Here are selected articles by Bombs and Dollars editor Mitchell Blatt published in the past two weeks:

To the Chinese, Our Presidential Debates are a Bad Sitcom (Acculturated)

To be fair, the Chinese aren’t alone in laughing at The Donald and other ridiculous characters in politics. A debate moderator accused Trump of running “a comic book version of presidential campaign, and FOX News host Bill O’Reilly opened a segment of his show by imagining what the GOP primary contenders would be like if they were stars of a reality television show. Joking about politics is an international pass time.

Even in China, with its limited scope of political discourse, social media users mock local government officials and joke about corruption. One popular joke holds that in America, rich people get involved in politics, while in China people involved in politics get rich.

Still, from the many conversations and experiences I’ve had during the four years I’ve been living in China, it seems as if the Chinese public views the flaws in democracy as the rule rather than the exception.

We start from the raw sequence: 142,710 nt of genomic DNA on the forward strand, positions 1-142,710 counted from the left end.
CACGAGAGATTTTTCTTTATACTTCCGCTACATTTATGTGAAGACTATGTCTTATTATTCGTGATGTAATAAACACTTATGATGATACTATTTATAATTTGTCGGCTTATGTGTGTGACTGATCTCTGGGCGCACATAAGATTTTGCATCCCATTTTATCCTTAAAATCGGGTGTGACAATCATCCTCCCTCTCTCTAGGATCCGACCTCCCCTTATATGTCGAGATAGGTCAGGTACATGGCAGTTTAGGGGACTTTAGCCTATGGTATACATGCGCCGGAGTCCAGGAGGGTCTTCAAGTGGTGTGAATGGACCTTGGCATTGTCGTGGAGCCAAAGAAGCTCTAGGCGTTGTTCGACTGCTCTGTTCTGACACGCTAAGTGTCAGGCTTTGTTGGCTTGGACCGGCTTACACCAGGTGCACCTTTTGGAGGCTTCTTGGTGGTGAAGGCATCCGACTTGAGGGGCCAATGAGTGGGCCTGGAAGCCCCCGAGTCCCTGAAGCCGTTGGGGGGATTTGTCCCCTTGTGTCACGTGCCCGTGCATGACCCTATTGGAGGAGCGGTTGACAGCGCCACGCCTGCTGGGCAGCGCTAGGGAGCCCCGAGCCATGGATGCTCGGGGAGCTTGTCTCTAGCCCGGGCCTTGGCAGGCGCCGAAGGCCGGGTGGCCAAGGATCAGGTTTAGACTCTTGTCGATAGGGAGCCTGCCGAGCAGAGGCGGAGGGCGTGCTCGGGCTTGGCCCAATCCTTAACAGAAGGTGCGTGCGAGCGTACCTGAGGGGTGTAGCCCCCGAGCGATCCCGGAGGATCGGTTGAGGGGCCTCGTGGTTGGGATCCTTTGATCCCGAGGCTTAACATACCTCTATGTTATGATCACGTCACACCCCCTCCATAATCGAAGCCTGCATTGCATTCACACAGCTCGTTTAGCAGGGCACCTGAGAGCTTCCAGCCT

Read full post.

Social Justice Warriors At Oberlin Don’t Know Anything About Ethnic Food (The Federalist)

Contrary to all appearances, the Oberlin Review is not an Onion-style satire of social justice commentary. One might be excused for thinking so, however, after reading some of its headlines. The student-run newspaper of Oberlin College recently reported, “CDS Appropriates Asian Dishes, Students Say.”

Yes, now even making or eating foods another culture has inspired counts as “cultural appropriation.” If we can’t enjoy nights out eating sushi or Korean barbecued meats (and, in many cases, putting money into the pocket of an immigrant entrepreneur), then what’s the point of living? This social-justice warrior (SJW) craziness almost made me reach for a glass of sake until I realized that sake is a foreign import.

Read full post.

Why people gather overnight for Apple grand openings (China Travel Writer blog)

Apple fans lined up outside the ist mall in downtown Nanjing at 11 pm Friday, January 15. They came from around China, some from as far Beijing and Chengdu, 1,600 km away (1,000 mi). The occasion? Nanjing’s second Apple store was opening the next day.

To a casual Apple fan like me still rocking an iPhone 3GS, it didn’t seem like much. Apple has over 472 stores in the world, including 32 in China, and Nanjing already has one in Wonder City mall, but some fans are super obsessed with new store openings. Lloyd Yu, from Beijing, has seen two dozen grand openings. “Apple has changed the world. It has changed everyone’s lifestyle,” he said.

Read full post.